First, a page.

When it comes to best practices for landing pages, it’s easy to find many articles that provide a checklist with the dos and the don’ts. We are familiar with the recommendations: clear call to action, add a relevant image, reduce the load time, remove distractions. And yes, all these changes matter, but behind a powerful landing page, there’s a powerful emotional message.
Every decision we make in life has an emotional reason to it, whether it’s to feel better about ourselves, to feel part of a community, or to feel loved or just safe. If there’s anything that the advertising campaigns from big brands have taught us, it’s that an emotional message is paramount. Coca-Cola, Disney, and Nike, among others, delight us with beautiful commercials that we remember. Yet, not many brands convey emotions in digital ads, let alone their landing pages. More often than not, their landing pages look merely informative.
New landing pages should not be a replica of existing pages with a few changes in elements and copy; they require deliberate thought. After all, many of them are for paid advertising campaigns, there’s money spent, and thus we want to ensure they work.
Firstly, they should be designed for mobile and then adapted to desktop, not the other way around. We need to understand that mobile behaviour is different, and it’s challenging. Mobile conversions can sometimes be twice as low as those of desktop, and there are two main reasons for that:
- Marketing best practices suggest designing mobile-first, but this seldom happens. It’s easier first to create the desktop version and then poorly adapt it to mobile. If at least 30% of your website traffic comes from mobile devices, it’s worth it to start designing the mobile version first. Also, most of the acquisition channels are mobile-focused; hence, the mobile version must undoubtedly be the first option.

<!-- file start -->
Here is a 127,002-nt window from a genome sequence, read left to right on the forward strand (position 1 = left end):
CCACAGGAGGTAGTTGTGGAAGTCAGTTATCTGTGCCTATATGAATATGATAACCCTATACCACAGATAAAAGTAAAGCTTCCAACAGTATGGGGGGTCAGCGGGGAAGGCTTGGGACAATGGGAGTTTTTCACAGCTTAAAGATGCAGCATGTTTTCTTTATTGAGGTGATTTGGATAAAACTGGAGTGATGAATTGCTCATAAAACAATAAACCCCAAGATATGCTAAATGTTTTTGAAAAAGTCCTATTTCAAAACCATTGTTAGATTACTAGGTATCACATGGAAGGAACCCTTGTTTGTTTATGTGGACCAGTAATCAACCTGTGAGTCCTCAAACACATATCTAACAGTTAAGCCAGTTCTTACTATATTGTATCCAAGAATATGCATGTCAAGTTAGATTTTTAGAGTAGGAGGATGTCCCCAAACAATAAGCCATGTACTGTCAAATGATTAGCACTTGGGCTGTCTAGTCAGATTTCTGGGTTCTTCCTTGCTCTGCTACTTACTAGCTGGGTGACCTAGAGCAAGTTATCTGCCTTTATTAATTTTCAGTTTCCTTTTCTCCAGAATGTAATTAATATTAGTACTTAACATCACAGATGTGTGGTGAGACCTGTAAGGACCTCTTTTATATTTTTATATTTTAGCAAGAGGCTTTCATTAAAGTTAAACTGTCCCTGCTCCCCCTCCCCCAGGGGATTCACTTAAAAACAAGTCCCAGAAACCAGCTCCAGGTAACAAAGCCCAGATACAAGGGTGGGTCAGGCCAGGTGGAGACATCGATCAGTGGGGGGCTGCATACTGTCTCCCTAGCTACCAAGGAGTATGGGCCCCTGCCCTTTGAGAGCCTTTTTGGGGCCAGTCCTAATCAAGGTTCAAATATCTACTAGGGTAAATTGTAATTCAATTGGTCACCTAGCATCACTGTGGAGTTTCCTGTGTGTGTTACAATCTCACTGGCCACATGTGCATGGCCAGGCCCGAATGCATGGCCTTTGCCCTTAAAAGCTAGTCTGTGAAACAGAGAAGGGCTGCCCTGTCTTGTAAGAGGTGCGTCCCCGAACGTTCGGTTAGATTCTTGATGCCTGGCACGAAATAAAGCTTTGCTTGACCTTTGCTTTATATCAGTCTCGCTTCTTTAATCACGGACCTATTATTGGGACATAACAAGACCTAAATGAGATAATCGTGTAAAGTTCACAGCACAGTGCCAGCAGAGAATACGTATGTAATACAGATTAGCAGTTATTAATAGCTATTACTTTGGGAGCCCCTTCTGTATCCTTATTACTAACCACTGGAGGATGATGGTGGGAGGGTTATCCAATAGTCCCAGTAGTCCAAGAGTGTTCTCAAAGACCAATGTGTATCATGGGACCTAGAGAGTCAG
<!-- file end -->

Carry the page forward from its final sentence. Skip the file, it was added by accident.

- On mobile, everyone is highly distracted. We check our phones in between meetings or breaks, while commuting, waiting for a doctor’s appointment, watching TV, speaking to someone over the phone, even while crossing the street. It’s outrageous. So wanting to find an explanation of why your users drop is pointless.
We should just focus on what we can control: the message. It must be sharp, brief, and persuasive. To achieve this, I’ve found an exciting approach proposed by Talia Wolf to add this emotional component to landing pages, especially on mobile devices. I previously posted this article about how emotions affect our decisions, but, with a few lines of text, this is how powerful an image can be:
So here is the three-step process that Talia Wolf proposes to assess the emotional message on a landing page:
1. Emotional Competitor’s Analysis
Every company always keeps an eye on what competitors do, but they rarely evaluate the message from an emotional point of view. So this analysis is to understand what emotional message the market is receiving by examining the top 10 to 15 of your direct and indirect competitors. Look at these four elements on their landing pages:
Message: What do they say on their landing page?
Colours: Particularly relevant on mobile as screen real estate is tiny; hence, you can use colours wisely to convey meaning. Here’s the link to a colour cheat sheet.
Image: What visual element accompanies the message?
Emotional trigger: How are they making their customers feel?
As an example of a brief competitor analysis, I’ve selected The Waking Up meditation app along with three main competitors and looked at their homepages:
Source: Waking Up
Message: Discovery and theory of the mind
Colours: Blue (serenity)
Emotional trigger: Self-awareness and balance
Message: It’s all about mindfulness
Colours: Orange (warmth) and blue (serenity)
Image: Design illustrations
Emotional trigger: Balance and happiness
Message: Peace of mind
Colours: Blue (serenity)
Image: Serene landscape